The 10 best things to do in Krakow

Poland’s geographical location has led to a history of constantly shifting borders, resulting in cities that blend a variety of influences in their architecture and food. Krakow, however, is resolutely Polish and is seen by many as its spiritual capital. Stroll the cobbled streets, observe from a café on the expansive market square, delve into the many museums and churches and you’ll understand the soul of this country. The centre is compact, making it easy to access the various attractions there, and for those who want to venture further afield, the extraordinary Wieliczka Salt Mines await.

For more inspiration about Krakow, check out our guides to the best hotels, restaurants and bars.

Listen to the sound of the city

The Hejnal, or horn signal, sounded every hour from the highest tower of St. Mary’s Church, is a sound that defines Kraków. It is played four times to each point on the compass, the call suddenly interrupted to honor the bugler who was shot in the throat by invading Tatars in the 13th century.

Insider tip: The bugle tower, 54 metres above the city, is currently under renovation, so check the website to see if it is open to climb. If it is, go to Plac Mariacki 7 early in the morning of the day you want to climb it to get your ticket.


St. Mary's Basilica, Krakow

Every hour, a sound that defines Krakow rings out from the highest tower of St. Mary’s Basilica – RossHelen/RossHelen

Look at the most famous lady of Krakow

The 15th-century Lady with an Ermine is one of only four female portraits painted by Leonardo da Vinci and it remains relatively unknown. The sitter is Cecilia Gallerani, the mistress of Ludovico Sforza, Duke of Milan when Leonardo was in the service of the duke. It was acquired in Italy in 1798 by Prince Adam Jerzy Czartoryski and brought to Poland shortly afterwards.

Insider tip: This painting is now in the Czartoryski Museum, a collection originally assembled in 1796 by Princess Isabella Czartoryska. It was discovered by Allied troops at the Bavarian country house of Hans Frank, Governor-General of occupied Poland, at the end of World War II and returned.


Lady with an Ermine, KrakowLady with an Ermine, Krakow

Lady with an Ermine is one of only four female portraits Leonardo da Vinci painted and it remains relatively unknown – 2011 AFP/CARL COURT

Spend an afternoon on the water

A five-hour cruise on the Peter Pan ship, limited to 34 passengers with a panoramic upper deck, takes you along the Vistula past many of the city’s landmarks, from Wawel Hill to the impressive Baroque Pauline Church on the Rock. It includes a guided tour of the Benedictine Tyniec Abbey, perched above the river.

Insider tip: The Pauline Church of the Rock holds a pantheon of Polish creativity in its crypt. Painters Malczewski and Wyspiański are both buried there, as are pianist and composer Szymanowski and writer and Nobel Prize winner Czesław Miłosz.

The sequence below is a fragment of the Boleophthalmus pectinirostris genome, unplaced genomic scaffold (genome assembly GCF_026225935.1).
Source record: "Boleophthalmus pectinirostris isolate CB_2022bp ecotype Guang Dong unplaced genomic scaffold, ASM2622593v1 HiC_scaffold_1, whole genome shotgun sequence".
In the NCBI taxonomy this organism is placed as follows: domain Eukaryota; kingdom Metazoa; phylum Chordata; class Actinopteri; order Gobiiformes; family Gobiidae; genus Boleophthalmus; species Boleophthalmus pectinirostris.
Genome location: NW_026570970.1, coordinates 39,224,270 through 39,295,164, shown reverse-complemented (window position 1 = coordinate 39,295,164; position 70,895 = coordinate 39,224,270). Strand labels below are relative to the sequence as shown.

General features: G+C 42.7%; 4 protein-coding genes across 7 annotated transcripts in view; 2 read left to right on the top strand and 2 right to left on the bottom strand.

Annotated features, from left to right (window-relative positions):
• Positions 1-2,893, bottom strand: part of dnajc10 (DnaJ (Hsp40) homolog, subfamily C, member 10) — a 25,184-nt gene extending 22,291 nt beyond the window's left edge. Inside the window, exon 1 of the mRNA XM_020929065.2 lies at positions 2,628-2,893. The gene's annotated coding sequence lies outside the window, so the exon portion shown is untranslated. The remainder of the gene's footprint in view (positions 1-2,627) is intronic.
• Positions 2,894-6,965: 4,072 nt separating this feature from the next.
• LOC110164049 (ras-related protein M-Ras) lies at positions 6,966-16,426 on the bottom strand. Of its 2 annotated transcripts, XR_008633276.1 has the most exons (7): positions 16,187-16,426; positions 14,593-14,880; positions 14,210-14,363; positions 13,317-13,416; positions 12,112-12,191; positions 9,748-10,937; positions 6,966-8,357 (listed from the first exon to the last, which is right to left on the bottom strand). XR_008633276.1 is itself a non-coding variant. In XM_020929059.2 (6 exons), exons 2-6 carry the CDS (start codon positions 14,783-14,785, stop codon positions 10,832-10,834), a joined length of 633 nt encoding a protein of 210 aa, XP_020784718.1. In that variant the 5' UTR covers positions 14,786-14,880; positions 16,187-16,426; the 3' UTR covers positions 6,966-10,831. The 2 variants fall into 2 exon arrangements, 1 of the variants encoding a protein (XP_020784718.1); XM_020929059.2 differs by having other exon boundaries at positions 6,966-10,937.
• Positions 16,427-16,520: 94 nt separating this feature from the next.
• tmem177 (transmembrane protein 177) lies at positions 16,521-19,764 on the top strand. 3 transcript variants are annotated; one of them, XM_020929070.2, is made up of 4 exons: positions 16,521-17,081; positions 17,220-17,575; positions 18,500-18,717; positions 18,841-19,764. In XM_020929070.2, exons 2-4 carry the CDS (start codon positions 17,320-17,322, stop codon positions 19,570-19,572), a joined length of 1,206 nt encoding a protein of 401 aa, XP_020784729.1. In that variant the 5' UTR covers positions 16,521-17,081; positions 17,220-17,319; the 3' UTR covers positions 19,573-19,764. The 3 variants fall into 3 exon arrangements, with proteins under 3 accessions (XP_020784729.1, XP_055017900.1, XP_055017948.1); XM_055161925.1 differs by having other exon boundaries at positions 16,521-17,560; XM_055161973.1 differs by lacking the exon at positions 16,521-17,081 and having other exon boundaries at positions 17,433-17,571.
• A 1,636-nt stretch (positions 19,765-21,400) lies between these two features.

Contact: 00 48 601 560 250;
Meeting point: Czerwieński Boulevard, opposite the Sheraton Hotel, near the Dębnicki Bridge.

Peter Pan Ship, KrakowPeter Pan Ship, Krakow

Cruise past many of the city’s sights, from Wawel Hill to the impressive Baroque Pauline Church on the Rock, on a five-hour cruise on the Peter Pan ship

Picnic on an important hill with a beautiful view

This artificial hill was built in 1823 by the people of Kraków in memory of the Polish national leader, Tadeusz Kościuszko, and is modeled after the prehistoric mounds of Kraków, Krak and Wanda. A winding path leads to the top of Kościuszko Hill, with beautiful views of the Vistula and Kraków. Pack a picnic from the delicatessen at Pasaz 13 on the Market Square and settle in in the surrounding park.

Insider tip: Kosciuszko Hill inspired Count Paul Strzelecki, a Polish patriot and Australian explorer, to name Australia’s highest mountain Kosciuszko, because of its resemblance to Kosciuszko Hill in Kraków.

Contact: 00 48 12 425 11 16;

Kościuszko Hill, KrakówKościuszko Hill, Kraków

The Kościuszko Mound is modeled after the prehistoric mounds of Kraków, Krak and Wanda – mikolajn

Learn about Krakow’s past at the Schindler Factory

Oskar Schindler converted his enamel factory into munitions and mess kits to ensure that the Germans would not be suspicious of his activities. As immortalized in the film Schindler’s List, Schindler saved many Jews through this factory. Schindler’s Factory now houses a museum about Kraków under Nazi occupation as well as a contemporary Polish art museum, MOCAK, which exhibits national and international artists.

Insider tip: The museum is designed in an original way with 45 rooms, divided between a hair salon, a labor camp, a train station, a street, etc. The museum is a real, living history lesson about the horrors that people had to endure at that time.

Contact: 00 48 12 257 10 17;

Schindler's Factory, KrakowSchindler's Factory, Krakow